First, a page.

The global market for new commercial vehicles has shaken off its first-quarter weakness and is now expected to rebound to a new unit-sales peak by the end of the year, according to the latest forecast for medium and heavy commercial vehicles from business information provider IHS Markit. The forecast covers worldwide sales and registrations of trucks over six tons gross vehicle weight, roughly equivalent to U.S. Classes 4-8 combined.
This year, worldwide truck demand is on track to approach 3.2 million new vehicles sold, up a projected 1.6 percent from 2017’s record-setting 3.1 million units. Most major markets are supporting the upswing, including India (projected up 18 percent from the prior year) and Eastern Europe (up 16 percent). Headwinds, meanwhile, are coming largely from China, the world’s largest truck market, albeit somewhat less than before, according to IHS Markit.
While sales into China’s enormous for-hire general-freight market continue to drift down, the new 2018 forecast from IHS Markit is increased above earlier expectations due to ongoing strength in China’s vocational markets. Sales into the construction and refuse industries, for example, are each up well over 50 percent through July, lifted by infrastructure investment as well as recently announced regional clean air plans, entailing truck-fleet renewal. As a result, this year’s expected decline in China’s new-truck demand is now projected at less than 10 percent from 2017.
China’s 40 percent share of global truck sales means what goes for China has a strong influence on world demand, says the research firm. As Chinese truck sales are projected to decline further in 2019, global conditions in 2019 are projected to differ from this year’s in two respects, for a net decline globally of about 7 percent expected in 2019, according to IHS Markit forecasts. First, this year’s market supports in China are expected to have run their course. Second, new truck demand in Western and Central Europe is anticipated to start to slip, after peaking this year.
North America stands out in the latest forecasts as a solid growth market in both years, with an expected uptick of 11 percent in Class 4-8 registrations volume this year and a further increase of 9 percent in 2019. IHS Markit says this smoothness is partly the result of strong truck demand fundamentals, on the one hand, and of reported truck production capacity constraints on the other, which are preventing some new orders for Class 8 trucks from being delivered yet this year.
“Whatever doesn’t get built this year is going to roll off the line and turn up in next year’s registrations, making it unlikely we will see a sharp downturn in North America before 2020,” explained Antti Lindstrom, a build-side analyst for IHS Markit.
New Registrations for Commercial Vehicles Continue to Rise
New registrations for Class 4-8 commercial vehicles in the U.S. continue to grow over 2017 volumes, with growth through June exceeding 12 percent over the same time period in 2017. Sizeable growth of 19 percent in new vehicle registrations for Class 8 trucks is attributed to the increased demand for larger commercial vehicles, a reflection of tight trucking capacity and robust economic growth, as well as full ELD rule implementation.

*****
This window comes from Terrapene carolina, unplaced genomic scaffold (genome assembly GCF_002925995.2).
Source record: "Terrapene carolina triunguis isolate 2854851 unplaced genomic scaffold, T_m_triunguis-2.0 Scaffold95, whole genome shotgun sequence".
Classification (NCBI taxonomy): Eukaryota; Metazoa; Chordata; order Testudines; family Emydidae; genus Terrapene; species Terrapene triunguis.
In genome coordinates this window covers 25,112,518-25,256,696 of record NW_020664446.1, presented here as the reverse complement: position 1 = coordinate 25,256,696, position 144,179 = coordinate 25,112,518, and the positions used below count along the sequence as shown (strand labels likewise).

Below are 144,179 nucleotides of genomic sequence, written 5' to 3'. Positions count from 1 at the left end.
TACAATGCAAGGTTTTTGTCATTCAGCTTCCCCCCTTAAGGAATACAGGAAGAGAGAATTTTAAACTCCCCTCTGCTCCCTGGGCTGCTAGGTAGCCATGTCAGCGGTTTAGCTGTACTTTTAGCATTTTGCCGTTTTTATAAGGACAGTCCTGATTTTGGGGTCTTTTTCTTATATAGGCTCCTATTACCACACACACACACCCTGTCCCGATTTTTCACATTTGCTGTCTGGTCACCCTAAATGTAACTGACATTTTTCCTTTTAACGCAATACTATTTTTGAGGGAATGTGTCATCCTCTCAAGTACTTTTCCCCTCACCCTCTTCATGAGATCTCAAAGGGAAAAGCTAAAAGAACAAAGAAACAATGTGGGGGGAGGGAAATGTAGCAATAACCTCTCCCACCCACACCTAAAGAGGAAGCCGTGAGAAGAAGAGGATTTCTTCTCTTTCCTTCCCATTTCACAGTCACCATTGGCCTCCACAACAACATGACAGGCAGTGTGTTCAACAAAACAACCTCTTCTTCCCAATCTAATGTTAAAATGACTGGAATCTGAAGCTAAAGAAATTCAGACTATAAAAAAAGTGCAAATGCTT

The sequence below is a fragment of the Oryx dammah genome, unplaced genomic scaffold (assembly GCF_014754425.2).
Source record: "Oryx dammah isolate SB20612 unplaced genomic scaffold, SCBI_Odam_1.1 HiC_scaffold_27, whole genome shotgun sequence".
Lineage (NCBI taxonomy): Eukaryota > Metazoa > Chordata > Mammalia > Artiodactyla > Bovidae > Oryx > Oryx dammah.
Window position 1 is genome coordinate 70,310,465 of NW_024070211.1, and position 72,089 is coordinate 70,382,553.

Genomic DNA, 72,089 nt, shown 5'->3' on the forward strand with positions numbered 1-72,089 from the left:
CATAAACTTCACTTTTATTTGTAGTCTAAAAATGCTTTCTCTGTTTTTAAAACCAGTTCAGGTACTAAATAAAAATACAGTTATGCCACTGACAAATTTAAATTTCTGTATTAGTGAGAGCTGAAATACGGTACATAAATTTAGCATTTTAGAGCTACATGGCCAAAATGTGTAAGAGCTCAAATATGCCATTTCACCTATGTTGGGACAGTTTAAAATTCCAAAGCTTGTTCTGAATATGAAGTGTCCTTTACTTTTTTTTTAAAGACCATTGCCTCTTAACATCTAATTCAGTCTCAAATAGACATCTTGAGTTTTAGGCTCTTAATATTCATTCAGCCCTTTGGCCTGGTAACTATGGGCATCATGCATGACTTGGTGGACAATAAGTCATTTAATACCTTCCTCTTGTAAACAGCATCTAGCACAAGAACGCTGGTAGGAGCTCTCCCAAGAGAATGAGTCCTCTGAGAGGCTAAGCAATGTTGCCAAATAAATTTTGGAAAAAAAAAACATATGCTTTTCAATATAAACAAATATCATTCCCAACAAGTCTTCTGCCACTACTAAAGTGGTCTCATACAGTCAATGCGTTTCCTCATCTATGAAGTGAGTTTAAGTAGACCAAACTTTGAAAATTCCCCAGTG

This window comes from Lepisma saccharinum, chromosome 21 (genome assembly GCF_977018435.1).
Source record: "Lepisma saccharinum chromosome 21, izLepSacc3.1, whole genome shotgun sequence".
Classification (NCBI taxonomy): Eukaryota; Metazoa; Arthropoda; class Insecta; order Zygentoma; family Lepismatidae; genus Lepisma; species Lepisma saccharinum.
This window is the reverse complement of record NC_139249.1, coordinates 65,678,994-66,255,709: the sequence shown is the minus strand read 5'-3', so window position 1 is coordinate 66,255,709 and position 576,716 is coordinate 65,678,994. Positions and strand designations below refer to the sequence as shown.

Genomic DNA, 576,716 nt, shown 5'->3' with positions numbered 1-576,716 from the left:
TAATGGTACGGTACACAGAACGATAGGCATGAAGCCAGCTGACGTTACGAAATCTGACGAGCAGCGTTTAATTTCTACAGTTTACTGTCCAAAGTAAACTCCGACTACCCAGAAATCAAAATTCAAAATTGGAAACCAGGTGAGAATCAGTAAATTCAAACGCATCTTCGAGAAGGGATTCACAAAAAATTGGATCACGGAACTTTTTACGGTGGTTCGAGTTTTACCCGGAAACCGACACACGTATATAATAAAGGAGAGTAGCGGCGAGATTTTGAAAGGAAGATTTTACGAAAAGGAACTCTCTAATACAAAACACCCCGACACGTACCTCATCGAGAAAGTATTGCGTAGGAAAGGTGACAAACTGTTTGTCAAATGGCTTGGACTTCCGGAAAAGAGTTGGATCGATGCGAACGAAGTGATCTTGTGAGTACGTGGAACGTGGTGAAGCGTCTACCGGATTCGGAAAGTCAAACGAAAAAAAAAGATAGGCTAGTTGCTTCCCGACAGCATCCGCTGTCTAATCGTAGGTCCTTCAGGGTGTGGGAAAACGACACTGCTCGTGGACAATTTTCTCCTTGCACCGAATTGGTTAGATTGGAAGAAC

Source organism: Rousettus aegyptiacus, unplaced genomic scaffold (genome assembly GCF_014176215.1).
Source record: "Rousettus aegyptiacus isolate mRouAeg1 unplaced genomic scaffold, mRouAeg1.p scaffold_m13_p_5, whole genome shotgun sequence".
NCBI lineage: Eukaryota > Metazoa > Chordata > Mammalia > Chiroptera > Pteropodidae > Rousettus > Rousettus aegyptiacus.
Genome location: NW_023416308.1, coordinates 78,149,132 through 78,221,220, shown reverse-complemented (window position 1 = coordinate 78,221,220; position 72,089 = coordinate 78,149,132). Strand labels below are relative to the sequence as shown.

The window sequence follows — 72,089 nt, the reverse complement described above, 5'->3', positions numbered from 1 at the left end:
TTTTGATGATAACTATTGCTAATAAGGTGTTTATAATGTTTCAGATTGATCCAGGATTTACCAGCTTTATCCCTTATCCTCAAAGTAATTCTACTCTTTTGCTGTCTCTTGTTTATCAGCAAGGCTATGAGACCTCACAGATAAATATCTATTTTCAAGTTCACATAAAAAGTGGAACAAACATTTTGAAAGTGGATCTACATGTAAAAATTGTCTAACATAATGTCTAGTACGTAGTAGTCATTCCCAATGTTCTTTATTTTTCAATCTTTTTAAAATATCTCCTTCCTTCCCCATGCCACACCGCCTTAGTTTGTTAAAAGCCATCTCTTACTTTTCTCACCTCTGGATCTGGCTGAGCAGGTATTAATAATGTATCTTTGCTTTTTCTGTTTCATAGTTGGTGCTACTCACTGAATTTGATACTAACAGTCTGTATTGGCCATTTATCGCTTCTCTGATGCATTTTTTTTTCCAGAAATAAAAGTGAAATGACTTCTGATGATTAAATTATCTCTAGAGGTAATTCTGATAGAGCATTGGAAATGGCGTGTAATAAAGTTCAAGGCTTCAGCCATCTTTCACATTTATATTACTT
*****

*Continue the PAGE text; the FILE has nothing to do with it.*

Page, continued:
Large fleet (500+ unit) registration volumes represent 45 percent of the total new registrations for Class 8 units. Mid-year growth within this segment is expected to grow 24 percent to more than 55,000 total units registered continue to drive market demand.
From a regional perspective, the central and northeast regions continue steady growth over prior year by an increase of 14 percent in each region – collectively, 20,000 units.
In the smaller vehicle segment, GVW 1-3 maintains strong momentum with continued growth expected in the pickup truck and van segments. New registrations within GVW 1-3 increased by 340,000 units in the first half of 2018, for a year-over-year increase of 6 percent.
“Last mile delivery vehicle volume will continue to expand creating traffic congestion challenges on city infrastructure. Alternative traffic patterns and advancements in logistic channels will require innovative and immediate remediation to offset the increase of additional vehicles on our city roads,” said Dawn Brusseau, associate director, commercial vehicle solutions for IHS Markit.
Going Green Means More Green
“Increases in diesel and gas prices are encouraging greater acceptance of alternatively fueled vehicles,” Brusseau said. “This fuel cost pressure, together with the global demand for fuel efficient commercial vehicles, is highlighting a trend that operating greener vehicles has become a requirement to maintain a profitable advantage within the commercial market.”
Commercial vehicle purchasers continue to focus on diesel and gasoline as the two primary sources, according to the firm’s research, as popularity of electric vehicles continues to grow. New registrations for January to June 2018 class 4-8 commercial diesel vehicles increased by 14.9 percent year-over-year, while gasoline-powered vehicles declined by 0.4 percent. Alternative powered vehicles averaged 29 percent growth year-over-year.